Discussing Retail Recycling and Sustainability with Best Buy’s Matt Furman and Scott Weislow

January 28, 2015

Matt Furman has been with Best Buy about two-and-a-half years. He joined it most recently from Mars Chocolate, the manufacturer of beloved brands like Snickers and M&Ms. Before that, Matt worked at Google for several years, and he has also had the opportunity to work for other well-known brands, including CNN. Before that, he was in government, serving in both the Clinton and Giuliani administrations. He is also a former lawyer. Scott Weislow started off in environmental consulting for several years before joining Best Buy. He took a hard turn into the construction industry and manufacturing, and then had a great opportunity to come to Best Buy and lead their environmental services team and the company’s Renew Blue strategy. Best Buy’s environmental program has been important to the company since it unofficially began in 2001 and formally launched in 2009. In 2009, Best Buy publicly announced a very large stretch goal to help customers recycle their old electronics and appliances. The company pledged to recycle one billion pounds of those products by the end of 2014, and hit that goal six months early. At the time the show aired, Best Buy celebrated this important milestone.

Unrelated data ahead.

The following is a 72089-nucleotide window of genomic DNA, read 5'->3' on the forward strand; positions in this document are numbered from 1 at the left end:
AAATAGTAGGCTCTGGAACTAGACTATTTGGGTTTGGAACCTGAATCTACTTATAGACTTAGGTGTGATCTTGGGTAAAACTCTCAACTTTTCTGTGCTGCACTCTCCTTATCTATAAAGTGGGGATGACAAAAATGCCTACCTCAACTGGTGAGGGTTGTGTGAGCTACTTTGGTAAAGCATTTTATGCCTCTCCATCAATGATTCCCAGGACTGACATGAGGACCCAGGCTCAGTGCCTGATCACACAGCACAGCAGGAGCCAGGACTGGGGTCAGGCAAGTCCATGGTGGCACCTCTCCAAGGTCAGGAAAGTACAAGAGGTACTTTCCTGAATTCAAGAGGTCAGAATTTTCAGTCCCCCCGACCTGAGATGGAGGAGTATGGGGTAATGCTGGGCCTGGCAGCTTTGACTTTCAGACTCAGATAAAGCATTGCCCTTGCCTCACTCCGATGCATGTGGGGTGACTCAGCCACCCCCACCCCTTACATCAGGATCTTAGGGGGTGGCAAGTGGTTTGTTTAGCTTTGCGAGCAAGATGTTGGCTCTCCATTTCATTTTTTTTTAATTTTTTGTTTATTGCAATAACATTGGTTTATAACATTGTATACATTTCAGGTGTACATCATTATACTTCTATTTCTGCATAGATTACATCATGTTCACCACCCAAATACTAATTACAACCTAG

JOHN SHEGERIAN: Welcome to the Best Buy edition of Green is Good. We’re so honored to have with us today Matt Furman. He’s the Chief Communications and Public Affairs Officer at Best Buy. Welcome to Green is Good, Matt. MATT FURMAN: Thanks for having me here. JOHN SHEGERIAN: Matt, today was a very special day here at Best Buy. It was all about sustainability and recycling. But before we get into that, can you just share with our listeners a little bit of the Matt Furman journey and story leading up to joining Best Buy? MATT FURMAN: Sure. I’ve been with the company about two-and-a-half years. I joined it most recently from Mars Chocolate, which you’ll know is the manufacturer of beloved brands like Snickers and M&Ms. It was fun to work for the world’s largest chocolate company. My children and my family and I enjoyed that a lot. Before that, I had the good fortune of working at Google for several years. As you can imagine, I enjoyed that. The benefits there are well-known. I’ve had the opportunity to work for other well-known brands, including CNN. Before that, I was in government. I served in both the Clinton and Giuliani administrations. I am, much to my mother’s disappointment, a former lawyer, not a practicing lawyer. JOHN SHEGERIAN: You came to Best Buy. You’re the Chief Communications and Public Affairs Officer. Today was about communicating, sustainability and more, specifically all the great things that are going on with regards to Best Buy and recycling, the pioneering and leadership role that Best Buy has taken in the recycling of electronics world. Can you share a little bit about why today was so important to Best Buy and where the program not only is today, but where it will be going in the future? MATT FURMAN: Sure. We reached an extraordinary milestone, not just for us, but I think it’s fair to say for the planet. Four-and-a-half years ago, we said we would recycle one billion pounds of consumer electronics and appliances. One billion pounds was not even contemplated by anybody. To put this in context, our sense is that there’s no one else in the world who’s even capable of doing it, let alone willing to. We reached that milestone about six months earlier than we expected, and we decided that today would be the day we’d celebrate. Just as importantly as celebrating, today would be the day we would announce what we’re going to do next. Of course, we’ve reached one billion pounds. Now the goal is to go for 2 billion pounds, and to do that by 2020. We are as excited about that goal as we are about having achieved our previous goal. JOHN SHEGERIAN: 2 billion pounds by 2020. Let’s step back for a second, though. A couple years ago, Best Buy announced their Renew Blue program. Can you explain to our listeners what Renew Blue means to Best Buy? MATT FURMAN: Sure. In 2012, we had a new CEO join the company. At the time, the company was going through some well-publicized struggles. The CEO, Hubert Joly, decided that what he needed to do most importantly was explain to shareholders why they should have faith in the company. In the fall of 2012, he went to New York and gathered all the shareholders and analysts he could, and stood before them and said, “Here’s our plan to transform this company.” Our sales associates wear blue shirts, and so we named the plan after them, thus Renew Blue. Renew Blue had five pillars. Two of those pillars are relevant today. The first was fix the customer experience. It had, frankly, lagged. We were a well-known, well-loved brand, who, like many well-known, well-loved brands, had fallen on hard times, including our store and including our customer service. First and foremost, fix the customer service. The fifth pillar was maintain a leadership position with the planet, in terms of taking care of our world. I want to pause for a second and just remind your listeners, this is, at the time, a Fortune 50 company who was going through extraordinarily tough times. Our founder and largest shareholder wanted to buy the company and take it private. Our stock had gone down to the very low double digits from a high of $50 or $60 a share previously. We had a brand new CEO, who many doubted could turn the company around because he had no experience in retail. For him to lay out, stand on a stage in front of analysts and investors, and say, “Here are the five things I’m going to do,” and for one of those five to be about sustainability and taking a leadership role in maintaining and saving our planet was an extraordinary leadership gesture on the part of the company and on his part. Today, two-and-a-half years later, we’re able to say that we’ve transformed the company and we’ve stayed true to our promise about taking a leadership role with the planet. JOHN SHEGERIAN: Let’s talk a little bit about recycling specifically. Matt, walk us through what electronic recycling means at Best Buy. Give our listeners out there a little bit of the experience that they could have. A lot of our listeners still maybe haven’t heard about Best Buy’s electronic recycling program. Explain what it means for our listeners, and if they want to recycle their electronics, how they can do that at Best Buy. MATT FURMAN: The foundational principle of our recycling program is satisfying a customer need. One of the two basic customer needs we’re satisfying. You have a big old TV from 1996 that weighs 300 lbs. that you don’t know what to do with. We’ll take care of it for you. If you buy a TV from us and have it delivered, we’ll haul away your TV for free. There are lots of appliances that fit in that category, large and small. We’ll come get your old refrigerator, for instance, or you can bring your old phone to our store. We’re satisfying the customer need of what do I do with this? I don’t want to just throw it in the trash. I have a sense that that’s the wrong thing to do. The second, perhaps just as pressing, concern is I’ve got lots of data on my equipment. I have phones, I have tablets, I have computers that have all kinds of data I can’t even remember is there. I sure as heck don’t want to throw that away and have some criminal take it and use it for untoward purposes. We promise, we assure you, that we will recycle your materials responsibly, including cleaning all the data off of it before it’s moved beyond our stores. JOHN SHEGERIAN: You bring up a very timely and important issue, data destruction and getting rid of all the data from our devices. Obviously, in the news, it’s been big news recently all the companies that have suffered breaches, besides people that can suffer breaches. Talk a little bit about the reputational aspect of Best Buy’s program, how much care you’ve taken in choosing the vendors that you have today and why you’ve chosen those vendors, and how the program has gotten to be really the platinum standard in recycling amongst retailers in the entire world. MATT FURMAN: Of course. Let’s first talk about data for one second. I think it’s fair to say that data is the e-waste of the future. What do you do with it? We have the Geek Squad, which is world-renowned for its technological prowess. We rely on the Geek Squad and others within the company to ensure that your data is responsibly recycled, if you will, or, in this case, destroyed. When it comes to the physical equipment, we vet and carefully scrutinize a handful of vendors who we know will behave responsibly. We’ve all seen the 60 Minutes pieces or the internet pieces about landfills in China where it’s just being dumped somewhere. That’s not what this is about. There are two reasons that’s not what this is about. The first is we actually pick our partners well, and then we audit them and maintain a high level of scrutiny. The second is people should understand that so much of what they’re recycling with us is actually being reused. It’s not being just taken to a landfill. We’re stripping it for parts. We have the world’s largest computer repair facility run by Geek Squad. We use many of the components we’re taking out of your old computer in someone else’s computer to fix it. We sell many of these parts to third parties, and many of the minerals that are coming out of it are highly valuable because they’re so rare. There are some things in there that we use and we use to great effect. The rest of it, of course, we’re destroying or disposing of responsibly, as you would expect us to. JOHN SHEGERIAN: Just to be clear, I can walk into any Best Buy in the United States and drop off my old cell phone, my old laptop, and even if I go and buy a beautiful new flat screen television that Geek Squad is going to deliver, they’ll take out from my house or my office. Wow. MATT FURMAN: If we bring it to your house, we’ll take away the old at no cost. If you bring it to our store, we will take it from you. I’ve watched blue shirt sales associates wheel the cart out, help the person take it out of their trunk, and bring it into the store for them, no cost. It couldn’t be easier. People even stop the car running. They just take it out, drop it off, and leave. We think, again, we’re solving a real customer problem, we’re helping the planet, and we’re benefitting our business. JOHN SHEGERIAN: Today it was announced from the stage that we’re sitting here at Best Buy’s headquarters, and that you’ve created a whole new sustainability area to showcase everything you’re doing in sustainability. Talk a little bit, Matt, about that, the macro sustainability efforts beyond recycling that Best Buy is involved with because I know it goes way beyond recycling. MATT FURMAN: Of course. You’ve got the recycling. Carbon is an obvious area for a company our size with our footprint, between our physical stores, there are 1,400, and our distribution network. Carbon is a real problem. We’ve committed to reducing our carbon footprint by 20%, and we’re well on track and hope to make an announcement on that soon. Beyond that, we obviously have lots of influence with vendors. One of the ways in which we exercise that influence is encouraging them to use recyclable material in their products, or, frankly, just use less material in packaging their products. Another area, of course, is lighting. We’re able to reduce our lighting costs substantially by using better sources of lighting. Finally, we’ve used sustainability in its broadest terms, as it applies to our own employees and to the health and fitness of Americans all around the country. We are perhaps, I think it’s fair to say, might be the largest seller of the health and fitness wearables that are now the craze. One of the things we’ve started to do is to have preliminary conversations with healthcare providers and insurers and other large companies about the ways in which those devices could be used by employees, with the cooperation of the company, to make the employee more fit and perhaps lower healthcare costs for the company. This is a great effort. It’s in its nascent stages, but there’s obviously great opportunity to think of sustainability broadly, not just the planet, but the people. JOHN SHEGERIAN: So it’s fair to say then, Matt, that sustainability and recycling are truly part of the culture and the DNA of Best Buy, from beginning to end. MATT FURMAN: You don’t get to a billion pounds with a few people working on it. It requires the concerted effort of virtually everybody in our stores and many, many people in our headquarters. You certainly don’t make a $2 billion promise, unless everyone is buying. JOHN SHEGERIAN: With that, we’re going to leave it today. Matt, we thank you for being a guest today at Green is Good. We thank you for making the world a better place. Matt Furman, you are truly living proof that green is good. JOHN SHEGERIAN: We are so honored to have with us today Scott Weislow. He is the Senior Director of Environmental Services at Best Buy. This is a special edition of Best Buy on their campuses. Welcome back to Green is Good, Scott. SCOTT WEISLOW: Thanks, John. Thanks for having me on again. JOHN SHEGERIAN: You’ve been a great friend, obviously, and you’ve been on Green is Good before. For our listeners out there that haven’t heard you before, Scott, I would like you to please share your story, your journey leading up to Best Buy and getting this important position of Senior Director of Environmental Services. SCOTT WEISLOW: I’d love to. Thanks for asking. I’m a 25-year professional in the environmental space. I just dated myself, didn’t I? I started off in environmental consulting and did my tour of duty there for several years. I took a hard turn into the construction industry and manufacturing, and then had a great opportunity to come to Best Buy and lead their environmental services team, an opportunity in the world’s largest retail electronics and appliances recycling program. It was a very exciting opportunity, kind of hard to pass up. JOHN SHEGERIAN: Today was a very special day, of course, with the governor here and the CEO of Best Buy. You were asked to actually stand up, and you were given a lot of recognition today, rightfully so. Can you explain to our audience why today was so important with regards to Best Buy, not only what you guys created with regards to your great recycling program, your landmark recycling program, but why it’s so important in terms of the future of Best Buy and the future of recycling in the United States? SCOTT WEISLOW: Absolutely. This program has been really important to Best Buy since we started it unofficially in 2001, and formally launched the program in 2009. Today, we were celebrating a really big milestone. In 2009, we publicly stated that we had a very large stretch goal, to help our customers and recycle their old electronics and appliances. We wanted to recycle one billion pounds of those products by the end of 2014, and we hit that goal six months early. We’re really excited about that. Today was an opportunity to celebrate hitting that goal, being there for our customers, being there to take care of one of the largest waste streams on the planet, and doing our share and being a very responsible, sustainable company that we know people can count on. This program is an incredible pillar of our Renew Blue strategy that we launched a couple years ago with our new CEO, Hubert Joly, and all the work we’re doing there for being a sustainable and responsible company. JOHN SHEGERIAN: For our listeners out there that haven’t had the pleasure of coming into a Best Buy and recycling, can you explain how the whole program works and how easy it is to recycle at Best Buy? SCOTT WEISLOW: Sure. It is very easy. In fact, our motto is Fast, Free, and Convenient. You can go into any Best Buy store, whether it’s our big box or our specialty stores, our mobile stores, in every single store in the U.S. and Puerto Rico, every minute we’re open, and you can recycle any of your electronics, TVs, VCR players, CDs, cases, cords, cables, anything you can imagine, almost everything we take at no cost to our customers every day of the week that we’re open. For the larger units, appliances and TVs that are just too big to haul into our stores, when you buy a new product and we deliver that to your home, we will haul away those old products as well for free. JOHN SHEGERIAN: Wow. It’s convenient if you go into a Best Buy, and even if you’re getting something delivered to your house, it’s just as convenient. It goes away via Geek Squad, and you don’t even have to worry about it. SCOTT WEISLOW: That’s right. We want it to be as convenient as possible for our customers, so they don’t have to wonder where should we go with this material? What can we do with it? What are our options, and how do we get rid of it? When they’re ready to upgrade for their new products, we are there to take care of those old ones. JOHN SHEGERIAN: Scott, Best Buy has an amazing reputation, not only in terms of the quality of the electronics that you sell, but also the quality of the vendors that you have with regards to everything sustainable and also recycling. Can you share a little bit about the highest quality standards that you’ve put around recycling, and why that’s so important to Best Buy? SCOTT WEISLOW: It’s really important to Best Buy, John, because we hold our partners to very, very high standards, not only our own internal environmental standards. We audit our partners and their partners and another layer down to ensure that we know where our product is going and that it’s being handled to the standards that Best Buy has written and set forth years ago. On top of that, just in the electronics industry, there are two industry certifications. One is called R2 and the other is called E-Stewards. We require all of our partners to have both, so we’re providing that added level of protection for our customers, so they feel confident that they know we’re handling their products responsibly. JOHN SHEGERIAN: Which brings up a very important point. When this program started years ago, Scott, everyone was talking only about the environment. But as you and I both know, the issue of data protection, not only for just all of us personally, but for the companies that people work at, the governments people use electronics at, data protection is very important. How does Best Buy ensure that when people drop off their old electronics, that the data is protected? SCOTT WEISLOW: Data protection is, indeed, very important. As everybody has seen with some recent activities in the marketplace over the last year or so, it is of paramount importance that we ensure for our customers that their data is protected. We have a couple of options here. When customers come in to recycle, we always offer them the opportunity if they feel more comfortable wiping their data storage, their hard drives, by themselves, they certainly can. They can do it in our stores with our Geek Squad agents as well, and then the last step and probably the most important one that I rely on every day is our partners, because of those industry certifications I mentioned earlier, they have very stringent standards they must meet wiping data storage devices for us. They do it all day every day, and they ensure for us that issue is taken care of. JOHN SHEGERIAN: Today there was another big announcement made, not only the landmark number you hit today, a billion pounds recycled, but the future was talked about. Talk about the future of recycling and the new goals that you set for 2020. SCOTT WEISLOW: Fantastic. You nailed it. We have a new goal that launched today. It is 2 billion pounds by 2020. We are going to take twice as much material in a substantially shorter time, so the challenges are there, no question about it. We have the best partners, we have great teamwork out in the field, and we have the best customers in the world that get what we’re doing, and they’re going to be there with us every step of the way. We launched that goal today, and even more important, we’re going to drive awareness out to our customers throughout the country, that they do, indeed, have an outlet for these products. For those that don’t know, we’re going to be there. For those that do know, we’re going to continue to be there, and that’s our goal. JOHN SHEGERIAN: Wait a second. Let me understand this, and I hope our listeners will understand this. This is not another billion pounds on top of the billion you’ve recycled. This is a fresh slate, a new 2 billion pounds you’re going to recycle. SCOTT WEISLOW: That is correct. We are going to hit 2 billion additional pounds by the end of 2020. JOHN SHEGERIAN: Wow. For our listeners out there, also, Scott, talk a little bit about what else Best Buy does in terms of being able to recycle. One of the key portions of recycling is reuse. Best Buy takes back people’s products, so there’s a trade-in trade-up program that Best Buy has, isn’t there? SCOTT WEISLOW: That’s right. We have a trade-in program that customers that have product that’s still working, still has value, they can bring that in. It gets evaluated in our stores by trained professionals, Geek Squad agents, and then we determine what the value of that product is and we gladly give it back to our customer in Best Buy gift cards. Those products get repaired and resold in the marketplace, giving them a second life. I’ll even go one step further. I’m very proud to tell you that our electronics recycling partners and our appliance recycling partners do the exact same thing. They get the product in, and they do their first step, which is always to repair, reuse, and resell that product to give it a second life before it gets shredded for commodity value, where it still gets a second life. JOHN SHEGERIAN: Got it. Another thing that was talked about today that I’d love you to share with our listeners is that you have a new sustainability display here at the headquarters. Can you explain a little bit about your new sustainability display and why that’s so important culturally and from a DNA perspective at Best Buy? SCOTT WEISLOW: You touched on a great point. We do have a new display. It’s fantastic. I wish the listeners could see it. The idea behind it is that our sustainability program has four key pillars and the recycling program is absolutely at the core of one of them. How are we as a company, as the largest retailer of consumer electronics, doing our share to take care of the e-waste problem across the planet? Through our recycling program and our trade-in program and our open box inventory, we’re able to address that e-waste problem in a very big way. The new display is a way to tell our visitors to corporate campus, all of our employees, we are behind this from a corporate level, from the CEO down, who was our MC for the show today. It was fantastic. It’s a way to show, it’s a visual representation, of our company’s commitment, not only to this program, to our sustainability efforts overall, to our communities that we serve and our customers in those communities. JOHN SHEGERIAN: Beyond recycling, which, of course, is what we were celebrating today, Scott, here at Best Buy, talk a little bit about some of the other amazing sustainability things that Best Buy does every day and our listeners should really know about. You guys are really green through and through from a DNA and cultural standpoint. SCOTT WEISLOW: We are. We are, indeed. Sustainability, again, is at the core of our Renew Blue turnaround strategy. Some of the other things that we’re working on, John, is we have a carbon emissions strategy, that we are going to reduce our carbon emissions by 20% by 2020. We are actually very close already to hitting that target, and we are going to be possibly adjusting that target here soon. We’re doing that. We are very active in communities around the globe, worker conditions for the companies that manufacture our house brand products. We work very closely with all of our vendor partners, from Samsung and Toshiba to others, very, very instrumental both on the human element, as well as sustainable products. We’re very, very cognizant and very active in Energy Star appliances and making our customers aware that we have a lot of Energy Star products in our stores for them when they’re looking to buy products that use less energy, so they can conserve energy, they can cut electrical and gas costs on their home bills. We’re very active in that as well. JOHN SHEGERIAN: Wow. Scott, we thank you for coming back on Green is Good today. We look forward to having you back on in the future to talk about all the things that are going on in sustainability and recycling at Best Buy. We also now know, thanks to you and your great colleagues, that the future of recycling is bright at Best Buy, as is the future of Best Buy being also bright as well. We thank you and everyone here at Best Buy for making the world a better place. Scott, you are truly living proof that green is good.